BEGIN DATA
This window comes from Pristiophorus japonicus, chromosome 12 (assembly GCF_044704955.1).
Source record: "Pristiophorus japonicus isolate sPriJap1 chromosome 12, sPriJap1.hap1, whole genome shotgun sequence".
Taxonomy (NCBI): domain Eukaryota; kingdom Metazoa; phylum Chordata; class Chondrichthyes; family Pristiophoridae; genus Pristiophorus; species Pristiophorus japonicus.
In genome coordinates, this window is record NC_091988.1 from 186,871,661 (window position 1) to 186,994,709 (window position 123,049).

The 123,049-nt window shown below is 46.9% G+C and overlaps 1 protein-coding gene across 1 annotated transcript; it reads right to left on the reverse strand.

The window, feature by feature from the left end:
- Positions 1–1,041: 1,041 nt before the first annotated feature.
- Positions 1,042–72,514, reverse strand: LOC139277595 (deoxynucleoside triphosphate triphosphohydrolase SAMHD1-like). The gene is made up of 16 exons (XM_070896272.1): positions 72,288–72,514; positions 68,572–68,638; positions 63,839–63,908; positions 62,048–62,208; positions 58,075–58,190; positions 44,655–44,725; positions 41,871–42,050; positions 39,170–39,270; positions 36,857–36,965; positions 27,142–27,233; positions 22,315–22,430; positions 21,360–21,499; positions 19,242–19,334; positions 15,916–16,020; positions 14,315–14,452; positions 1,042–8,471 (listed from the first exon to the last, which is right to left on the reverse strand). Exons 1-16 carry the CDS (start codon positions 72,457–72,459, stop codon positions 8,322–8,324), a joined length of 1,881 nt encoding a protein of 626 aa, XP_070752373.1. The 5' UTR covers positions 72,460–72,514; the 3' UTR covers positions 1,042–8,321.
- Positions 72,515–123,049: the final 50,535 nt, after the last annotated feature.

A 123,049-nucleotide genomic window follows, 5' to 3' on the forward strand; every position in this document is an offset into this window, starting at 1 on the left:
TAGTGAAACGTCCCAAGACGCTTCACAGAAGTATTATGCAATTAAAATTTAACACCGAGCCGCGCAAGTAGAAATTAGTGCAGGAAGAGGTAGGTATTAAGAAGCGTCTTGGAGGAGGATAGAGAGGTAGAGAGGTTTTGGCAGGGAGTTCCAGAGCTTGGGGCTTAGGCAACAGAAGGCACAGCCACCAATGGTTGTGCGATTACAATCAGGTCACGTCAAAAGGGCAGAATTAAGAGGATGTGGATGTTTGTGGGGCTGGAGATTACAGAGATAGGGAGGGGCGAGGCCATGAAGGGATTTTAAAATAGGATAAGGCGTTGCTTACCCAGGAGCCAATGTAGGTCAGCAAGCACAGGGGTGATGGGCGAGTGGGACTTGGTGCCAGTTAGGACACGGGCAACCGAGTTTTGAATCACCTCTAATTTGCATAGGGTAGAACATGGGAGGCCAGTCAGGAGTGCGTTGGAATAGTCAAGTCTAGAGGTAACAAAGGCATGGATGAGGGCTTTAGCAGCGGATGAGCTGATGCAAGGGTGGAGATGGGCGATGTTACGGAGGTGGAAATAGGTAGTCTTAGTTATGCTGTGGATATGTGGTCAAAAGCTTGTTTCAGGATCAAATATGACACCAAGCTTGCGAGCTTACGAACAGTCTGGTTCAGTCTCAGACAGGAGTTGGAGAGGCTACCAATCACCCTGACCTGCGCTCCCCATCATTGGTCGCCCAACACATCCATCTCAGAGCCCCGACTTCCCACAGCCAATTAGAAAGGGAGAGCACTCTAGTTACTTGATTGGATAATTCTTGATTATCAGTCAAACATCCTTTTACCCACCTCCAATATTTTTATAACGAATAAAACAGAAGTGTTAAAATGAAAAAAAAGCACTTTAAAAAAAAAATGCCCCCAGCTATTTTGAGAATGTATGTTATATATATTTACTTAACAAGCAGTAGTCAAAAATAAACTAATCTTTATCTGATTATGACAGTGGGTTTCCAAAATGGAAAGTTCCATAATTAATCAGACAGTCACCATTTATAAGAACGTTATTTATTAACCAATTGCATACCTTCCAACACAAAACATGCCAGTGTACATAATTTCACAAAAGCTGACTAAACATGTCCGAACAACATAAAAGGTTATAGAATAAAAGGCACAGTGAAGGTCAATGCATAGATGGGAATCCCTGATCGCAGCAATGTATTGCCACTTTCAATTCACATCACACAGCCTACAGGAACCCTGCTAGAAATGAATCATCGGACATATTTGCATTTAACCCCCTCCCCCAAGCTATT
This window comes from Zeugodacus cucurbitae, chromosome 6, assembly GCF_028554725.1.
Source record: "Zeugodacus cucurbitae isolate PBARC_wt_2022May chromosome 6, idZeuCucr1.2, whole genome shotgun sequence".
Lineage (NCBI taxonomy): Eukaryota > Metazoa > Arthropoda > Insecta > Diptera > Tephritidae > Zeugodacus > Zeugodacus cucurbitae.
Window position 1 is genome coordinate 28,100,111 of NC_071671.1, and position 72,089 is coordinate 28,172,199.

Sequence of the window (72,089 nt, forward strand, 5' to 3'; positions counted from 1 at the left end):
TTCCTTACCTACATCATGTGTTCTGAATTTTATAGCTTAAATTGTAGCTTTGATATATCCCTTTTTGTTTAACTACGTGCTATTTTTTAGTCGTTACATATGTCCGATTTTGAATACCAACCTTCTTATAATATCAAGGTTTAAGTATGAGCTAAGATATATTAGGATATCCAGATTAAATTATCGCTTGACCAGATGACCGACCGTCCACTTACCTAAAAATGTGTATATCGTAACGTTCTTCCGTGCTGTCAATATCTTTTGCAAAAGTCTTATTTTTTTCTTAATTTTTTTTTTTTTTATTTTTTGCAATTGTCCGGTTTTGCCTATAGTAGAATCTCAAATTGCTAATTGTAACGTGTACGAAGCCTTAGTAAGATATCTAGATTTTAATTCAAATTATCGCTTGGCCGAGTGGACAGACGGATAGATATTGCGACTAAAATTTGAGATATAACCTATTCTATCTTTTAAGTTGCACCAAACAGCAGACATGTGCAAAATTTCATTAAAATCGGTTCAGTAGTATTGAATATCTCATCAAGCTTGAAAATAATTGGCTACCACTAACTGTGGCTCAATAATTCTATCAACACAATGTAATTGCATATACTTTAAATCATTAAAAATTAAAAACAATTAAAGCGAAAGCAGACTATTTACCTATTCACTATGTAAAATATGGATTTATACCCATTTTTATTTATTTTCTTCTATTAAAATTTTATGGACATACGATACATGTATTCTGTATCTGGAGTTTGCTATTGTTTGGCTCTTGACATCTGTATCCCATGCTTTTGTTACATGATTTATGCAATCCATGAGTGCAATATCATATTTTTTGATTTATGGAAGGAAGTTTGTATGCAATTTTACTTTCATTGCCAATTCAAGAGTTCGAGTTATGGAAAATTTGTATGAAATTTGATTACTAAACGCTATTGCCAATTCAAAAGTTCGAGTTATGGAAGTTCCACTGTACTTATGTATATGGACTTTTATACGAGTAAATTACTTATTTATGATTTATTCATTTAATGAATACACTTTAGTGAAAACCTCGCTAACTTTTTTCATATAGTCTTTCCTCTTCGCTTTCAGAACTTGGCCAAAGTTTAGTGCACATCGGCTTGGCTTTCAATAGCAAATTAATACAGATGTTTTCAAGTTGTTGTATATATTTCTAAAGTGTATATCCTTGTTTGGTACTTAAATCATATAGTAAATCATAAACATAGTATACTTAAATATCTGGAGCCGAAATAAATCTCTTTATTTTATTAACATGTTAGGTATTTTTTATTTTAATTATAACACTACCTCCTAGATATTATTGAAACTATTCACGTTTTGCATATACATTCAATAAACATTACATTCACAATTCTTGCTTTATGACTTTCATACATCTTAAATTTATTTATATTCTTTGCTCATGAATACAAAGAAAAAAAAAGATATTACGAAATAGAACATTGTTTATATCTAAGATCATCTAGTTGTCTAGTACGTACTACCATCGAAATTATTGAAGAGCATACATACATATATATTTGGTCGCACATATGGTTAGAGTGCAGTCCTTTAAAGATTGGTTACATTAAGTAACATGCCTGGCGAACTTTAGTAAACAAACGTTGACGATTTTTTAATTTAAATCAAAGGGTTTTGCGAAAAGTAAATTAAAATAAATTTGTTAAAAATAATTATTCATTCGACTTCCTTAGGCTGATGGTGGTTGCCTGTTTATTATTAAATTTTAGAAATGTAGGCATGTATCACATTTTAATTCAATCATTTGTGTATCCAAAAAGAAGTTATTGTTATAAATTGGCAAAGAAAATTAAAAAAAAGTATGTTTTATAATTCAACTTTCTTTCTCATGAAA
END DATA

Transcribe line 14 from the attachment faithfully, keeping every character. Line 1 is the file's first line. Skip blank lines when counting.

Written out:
Lineage (NCBI taxonomy): Eukaryota > Metazoa > Arthropoda > Insecta > Diptera > Tephritidae > Zeugodacus > Zeugodacus cucurbitae.